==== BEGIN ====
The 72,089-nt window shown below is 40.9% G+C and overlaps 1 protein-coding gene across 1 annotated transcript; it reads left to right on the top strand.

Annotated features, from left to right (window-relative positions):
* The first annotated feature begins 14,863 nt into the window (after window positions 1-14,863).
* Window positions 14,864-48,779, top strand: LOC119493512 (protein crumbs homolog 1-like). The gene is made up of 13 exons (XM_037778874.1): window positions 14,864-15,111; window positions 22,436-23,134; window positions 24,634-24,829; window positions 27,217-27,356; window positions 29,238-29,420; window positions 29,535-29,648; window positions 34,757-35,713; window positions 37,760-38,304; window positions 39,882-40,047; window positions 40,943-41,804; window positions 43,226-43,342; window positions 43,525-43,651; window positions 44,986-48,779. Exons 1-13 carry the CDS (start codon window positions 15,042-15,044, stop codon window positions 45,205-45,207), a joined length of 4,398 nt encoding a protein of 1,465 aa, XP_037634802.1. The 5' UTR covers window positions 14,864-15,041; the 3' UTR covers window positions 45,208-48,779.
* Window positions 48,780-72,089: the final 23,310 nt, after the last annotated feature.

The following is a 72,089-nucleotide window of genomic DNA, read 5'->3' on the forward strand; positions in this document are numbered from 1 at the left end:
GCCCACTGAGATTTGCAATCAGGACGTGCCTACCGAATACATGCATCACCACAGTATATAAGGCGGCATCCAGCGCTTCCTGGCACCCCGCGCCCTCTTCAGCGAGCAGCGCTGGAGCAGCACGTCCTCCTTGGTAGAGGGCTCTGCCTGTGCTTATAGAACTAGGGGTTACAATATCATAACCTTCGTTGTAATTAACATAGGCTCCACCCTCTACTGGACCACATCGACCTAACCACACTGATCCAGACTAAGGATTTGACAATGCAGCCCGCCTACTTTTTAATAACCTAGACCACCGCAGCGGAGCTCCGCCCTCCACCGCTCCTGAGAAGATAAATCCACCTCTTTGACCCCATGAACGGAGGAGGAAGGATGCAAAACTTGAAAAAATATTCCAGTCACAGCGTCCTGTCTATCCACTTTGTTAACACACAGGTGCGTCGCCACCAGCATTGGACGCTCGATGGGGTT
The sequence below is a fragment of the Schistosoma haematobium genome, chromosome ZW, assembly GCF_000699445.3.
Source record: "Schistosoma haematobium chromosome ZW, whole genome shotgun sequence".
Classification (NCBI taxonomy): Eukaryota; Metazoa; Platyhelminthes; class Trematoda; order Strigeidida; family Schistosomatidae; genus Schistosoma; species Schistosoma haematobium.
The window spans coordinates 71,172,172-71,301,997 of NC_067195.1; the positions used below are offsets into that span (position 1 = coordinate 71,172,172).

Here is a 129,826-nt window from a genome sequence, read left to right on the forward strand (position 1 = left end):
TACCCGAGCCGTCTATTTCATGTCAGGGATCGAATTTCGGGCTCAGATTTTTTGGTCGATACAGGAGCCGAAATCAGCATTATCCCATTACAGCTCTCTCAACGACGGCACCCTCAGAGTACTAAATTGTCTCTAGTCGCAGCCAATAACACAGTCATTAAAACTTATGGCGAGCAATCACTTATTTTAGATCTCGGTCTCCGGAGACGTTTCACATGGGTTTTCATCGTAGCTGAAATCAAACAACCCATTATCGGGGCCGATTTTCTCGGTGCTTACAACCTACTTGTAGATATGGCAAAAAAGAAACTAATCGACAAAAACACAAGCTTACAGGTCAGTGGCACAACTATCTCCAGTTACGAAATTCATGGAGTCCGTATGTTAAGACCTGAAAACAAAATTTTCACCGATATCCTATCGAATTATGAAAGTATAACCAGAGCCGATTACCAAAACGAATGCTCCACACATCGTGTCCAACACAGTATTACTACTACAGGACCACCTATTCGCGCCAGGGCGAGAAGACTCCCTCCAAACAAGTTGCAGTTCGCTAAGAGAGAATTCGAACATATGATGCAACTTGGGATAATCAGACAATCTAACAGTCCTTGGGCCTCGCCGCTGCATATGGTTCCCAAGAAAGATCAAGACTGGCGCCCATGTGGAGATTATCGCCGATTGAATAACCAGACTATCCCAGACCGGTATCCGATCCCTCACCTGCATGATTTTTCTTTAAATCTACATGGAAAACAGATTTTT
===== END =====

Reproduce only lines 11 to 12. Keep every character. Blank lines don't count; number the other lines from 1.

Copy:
The window spans coordinates 71,172,172-71,301,997 of NC_067195.1; the positions used below are offsets into that span (position 1 = coordinate 71,172,172).

Here is a 129,826-nt window from a genome sequence, read left to right on the forward strand (position 1 = left end):